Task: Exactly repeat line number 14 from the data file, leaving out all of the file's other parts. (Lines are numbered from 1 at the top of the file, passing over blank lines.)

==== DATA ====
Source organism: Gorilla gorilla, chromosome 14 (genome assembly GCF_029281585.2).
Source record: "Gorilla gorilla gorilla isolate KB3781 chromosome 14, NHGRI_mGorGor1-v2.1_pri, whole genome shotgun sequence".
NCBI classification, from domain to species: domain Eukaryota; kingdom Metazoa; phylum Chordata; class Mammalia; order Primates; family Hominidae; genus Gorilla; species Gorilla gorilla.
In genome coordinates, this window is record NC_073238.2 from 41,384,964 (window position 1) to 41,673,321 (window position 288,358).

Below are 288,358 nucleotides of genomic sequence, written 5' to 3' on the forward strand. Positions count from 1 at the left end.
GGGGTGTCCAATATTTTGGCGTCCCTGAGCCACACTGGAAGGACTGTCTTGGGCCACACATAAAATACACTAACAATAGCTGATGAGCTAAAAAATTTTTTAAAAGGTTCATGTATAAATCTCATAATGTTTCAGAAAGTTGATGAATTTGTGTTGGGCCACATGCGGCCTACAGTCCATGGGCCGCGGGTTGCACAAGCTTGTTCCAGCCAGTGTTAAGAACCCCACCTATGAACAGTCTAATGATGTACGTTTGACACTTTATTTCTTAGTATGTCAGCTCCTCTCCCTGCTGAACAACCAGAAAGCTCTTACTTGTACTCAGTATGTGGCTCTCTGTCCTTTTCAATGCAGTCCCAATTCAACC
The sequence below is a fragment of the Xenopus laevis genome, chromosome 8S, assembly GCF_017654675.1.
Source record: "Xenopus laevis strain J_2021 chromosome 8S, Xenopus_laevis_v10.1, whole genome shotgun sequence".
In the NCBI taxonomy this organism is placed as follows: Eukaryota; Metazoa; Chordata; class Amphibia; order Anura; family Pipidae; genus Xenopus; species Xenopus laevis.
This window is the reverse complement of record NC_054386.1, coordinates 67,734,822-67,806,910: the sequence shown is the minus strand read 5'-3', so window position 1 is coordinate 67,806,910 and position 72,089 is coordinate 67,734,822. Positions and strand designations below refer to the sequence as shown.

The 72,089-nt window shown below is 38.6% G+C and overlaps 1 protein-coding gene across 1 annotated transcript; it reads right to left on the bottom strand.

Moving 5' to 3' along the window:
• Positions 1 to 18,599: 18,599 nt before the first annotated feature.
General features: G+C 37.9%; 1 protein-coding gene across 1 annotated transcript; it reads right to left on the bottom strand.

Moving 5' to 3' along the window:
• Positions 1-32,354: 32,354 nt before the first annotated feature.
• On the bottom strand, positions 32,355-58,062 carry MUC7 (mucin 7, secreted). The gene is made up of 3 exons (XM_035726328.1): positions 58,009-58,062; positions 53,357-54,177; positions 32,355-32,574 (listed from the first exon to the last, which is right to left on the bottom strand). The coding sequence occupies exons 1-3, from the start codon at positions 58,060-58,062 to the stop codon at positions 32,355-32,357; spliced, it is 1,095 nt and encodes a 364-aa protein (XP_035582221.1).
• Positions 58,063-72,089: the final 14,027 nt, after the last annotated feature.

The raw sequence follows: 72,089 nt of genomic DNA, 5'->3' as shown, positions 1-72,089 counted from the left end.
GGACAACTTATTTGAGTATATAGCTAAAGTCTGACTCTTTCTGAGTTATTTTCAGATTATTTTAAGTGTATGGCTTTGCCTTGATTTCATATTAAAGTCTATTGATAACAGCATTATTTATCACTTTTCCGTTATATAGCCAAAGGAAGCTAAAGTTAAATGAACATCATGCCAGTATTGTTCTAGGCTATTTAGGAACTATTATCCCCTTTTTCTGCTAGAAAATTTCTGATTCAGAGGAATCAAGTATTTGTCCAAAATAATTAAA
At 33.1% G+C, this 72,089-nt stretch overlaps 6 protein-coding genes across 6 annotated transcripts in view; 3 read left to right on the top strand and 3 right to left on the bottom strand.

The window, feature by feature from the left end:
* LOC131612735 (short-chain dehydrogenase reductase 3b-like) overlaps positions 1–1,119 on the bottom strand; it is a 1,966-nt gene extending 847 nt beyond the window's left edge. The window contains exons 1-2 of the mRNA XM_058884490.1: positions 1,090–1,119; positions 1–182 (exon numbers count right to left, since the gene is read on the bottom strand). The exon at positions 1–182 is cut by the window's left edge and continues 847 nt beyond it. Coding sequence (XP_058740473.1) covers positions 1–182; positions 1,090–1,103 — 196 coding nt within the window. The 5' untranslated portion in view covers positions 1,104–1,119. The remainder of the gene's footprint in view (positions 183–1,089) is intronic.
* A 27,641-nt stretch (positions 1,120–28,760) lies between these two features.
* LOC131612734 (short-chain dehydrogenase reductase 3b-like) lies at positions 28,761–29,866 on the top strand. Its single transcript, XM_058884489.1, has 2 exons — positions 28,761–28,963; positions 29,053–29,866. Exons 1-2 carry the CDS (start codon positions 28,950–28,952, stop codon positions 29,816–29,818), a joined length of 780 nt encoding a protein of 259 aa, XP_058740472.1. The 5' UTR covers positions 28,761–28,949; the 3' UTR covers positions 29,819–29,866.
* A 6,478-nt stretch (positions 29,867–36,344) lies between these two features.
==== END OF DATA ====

General features: G+C 37.9%; 1 protein-coding gene across 1 annotated transcript; it reads right to left on the bottom strand.